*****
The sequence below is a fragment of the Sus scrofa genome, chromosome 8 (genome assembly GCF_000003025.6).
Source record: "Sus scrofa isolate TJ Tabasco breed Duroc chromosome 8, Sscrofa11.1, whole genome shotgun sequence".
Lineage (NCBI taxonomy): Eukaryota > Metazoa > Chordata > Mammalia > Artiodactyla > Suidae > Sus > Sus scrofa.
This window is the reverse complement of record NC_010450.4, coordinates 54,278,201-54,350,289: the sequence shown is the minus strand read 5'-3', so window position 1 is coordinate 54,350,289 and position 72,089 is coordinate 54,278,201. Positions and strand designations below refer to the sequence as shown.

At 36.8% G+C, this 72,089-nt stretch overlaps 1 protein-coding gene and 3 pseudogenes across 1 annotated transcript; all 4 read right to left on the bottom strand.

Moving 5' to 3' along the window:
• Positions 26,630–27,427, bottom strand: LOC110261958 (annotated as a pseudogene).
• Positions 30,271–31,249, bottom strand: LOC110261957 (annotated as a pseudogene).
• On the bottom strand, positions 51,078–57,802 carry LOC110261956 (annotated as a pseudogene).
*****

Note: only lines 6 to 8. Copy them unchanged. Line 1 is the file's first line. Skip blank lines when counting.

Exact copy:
Moving 5' to 3' along the window:
• Positions 26,630–27,427, bottom strand: LOC110261958 (annotated as a pseudogene).
• Positions 30,271–31,249, bottom strand: LOC110261957 (annotated as a pseudogene).